Extracellular and Intracellular Destruction of Microorganisms
The strategy of host-defense mechanisms adopts diversified tactics against infections by microorganisms which were previously operationally classified into three categories: those that cause (1) superficial infection; (2) exudative (or partially invasive) infection; and (3) invasive (or penetrating) infection as was described in Part I. The principal mechanisms operating can also be designated correspondingly as superficial defense against the first, extracellular destruction of pathogenic microorganisms against the second, and that encompassing intracellular destruction against the third category of invasive infection. However, this designation of these principal mechanism is not definitive because host-parasite relationships constitute a field as a whole in which all components of host-defense mechanisms can function simultaneously or separately in parallel against a variety of microorganismic virulence factors. From this point of view, the mechanisms responsible for extracellular and intracellular destruction of microorganisms will be discussed before the more general concept of host reaction to the external stimuli, i.e., inflammation.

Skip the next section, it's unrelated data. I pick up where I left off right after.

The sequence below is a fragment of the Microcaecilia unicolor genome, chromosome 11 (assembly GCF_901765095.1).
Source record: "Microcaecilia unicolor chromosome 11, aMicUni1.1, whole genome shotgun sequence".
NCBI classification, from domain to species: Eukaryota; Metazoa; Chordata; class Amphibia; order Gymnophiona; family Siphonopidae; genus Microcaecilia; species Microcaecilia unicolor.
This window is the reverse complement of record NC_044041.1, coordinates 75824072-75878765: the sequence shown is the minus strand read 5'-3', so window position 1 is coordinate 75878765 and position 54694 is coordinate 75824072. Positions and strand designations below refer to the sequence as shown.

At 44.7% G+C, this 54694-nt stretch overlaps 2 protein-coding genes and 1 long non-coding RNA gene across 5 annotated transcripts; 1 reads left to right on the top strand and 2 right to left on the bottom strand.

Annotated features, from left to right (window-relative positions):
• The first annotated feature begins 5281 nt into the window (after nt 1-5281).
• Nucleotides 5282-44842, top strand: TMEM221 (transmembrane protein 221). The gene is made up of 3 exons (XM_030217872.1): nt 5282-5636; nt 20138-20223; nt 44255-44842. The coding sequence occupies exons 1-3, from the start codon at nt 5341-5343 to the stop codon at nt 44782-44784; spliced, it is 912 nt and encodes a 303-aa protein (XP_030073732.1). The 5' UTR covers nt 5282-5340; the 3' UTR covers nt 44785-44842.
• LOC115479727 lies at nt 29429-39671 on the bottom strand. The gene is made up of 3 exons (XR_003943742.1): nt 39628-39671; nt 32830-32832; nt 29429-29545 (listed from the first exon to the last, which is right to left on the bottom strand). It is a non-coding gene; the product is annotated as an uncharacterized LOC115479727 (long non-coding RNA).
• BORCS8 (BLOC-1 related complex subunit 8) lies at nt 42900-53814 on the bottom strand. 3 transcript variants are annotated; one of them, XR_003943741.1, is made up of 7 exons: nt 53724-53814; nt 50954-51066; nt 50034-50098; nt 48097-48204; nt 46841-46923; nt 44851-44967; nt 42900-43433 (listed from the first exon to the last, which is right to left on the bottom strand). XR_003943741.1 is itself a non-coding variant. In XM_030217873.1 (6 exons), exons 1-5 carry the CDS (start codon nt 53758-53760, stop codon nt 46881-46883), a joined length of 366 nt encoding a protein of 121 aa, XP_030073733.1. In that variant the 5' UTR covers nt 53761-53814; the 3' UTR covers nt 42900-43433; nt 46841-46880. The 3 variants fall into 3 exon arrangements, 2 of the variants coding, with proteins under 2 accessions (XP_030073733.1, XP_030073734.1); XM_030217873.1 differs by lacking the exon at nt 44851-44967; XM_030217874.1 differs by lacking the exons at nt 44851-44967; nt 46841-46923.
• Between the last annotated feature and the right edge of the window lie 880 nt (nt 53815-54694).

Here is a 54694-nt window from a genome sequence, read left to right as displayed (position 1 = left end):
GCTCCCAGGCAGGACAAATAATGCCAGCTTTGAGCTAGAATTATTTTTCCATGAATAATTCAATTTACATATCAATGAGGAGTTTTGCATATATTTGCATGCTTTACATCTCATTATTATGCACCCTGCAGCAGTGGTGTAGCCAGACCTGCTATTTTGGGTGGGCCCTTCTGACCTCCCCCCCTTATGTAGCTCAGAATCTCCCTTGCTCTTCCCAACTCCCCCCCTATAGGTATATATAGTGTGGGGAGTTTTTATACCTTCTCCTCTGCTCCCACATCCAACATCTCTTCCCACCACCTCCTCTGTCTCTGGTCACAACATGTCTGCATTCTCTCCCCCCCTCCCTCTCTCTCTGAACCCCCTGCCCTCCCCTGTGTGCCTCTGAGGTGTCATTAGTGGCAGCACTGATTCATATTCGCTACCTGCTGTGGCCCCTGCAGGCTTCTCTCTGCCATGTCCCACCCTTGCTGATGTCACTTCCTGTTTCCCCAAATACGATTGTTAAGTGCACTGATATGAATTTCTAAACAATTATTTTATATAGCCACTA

KeywordsRespiratory Burst Reactive Oxygen Intermediate Yersinia Pestis Connective Tissue Mast Cell Saccharide Chain
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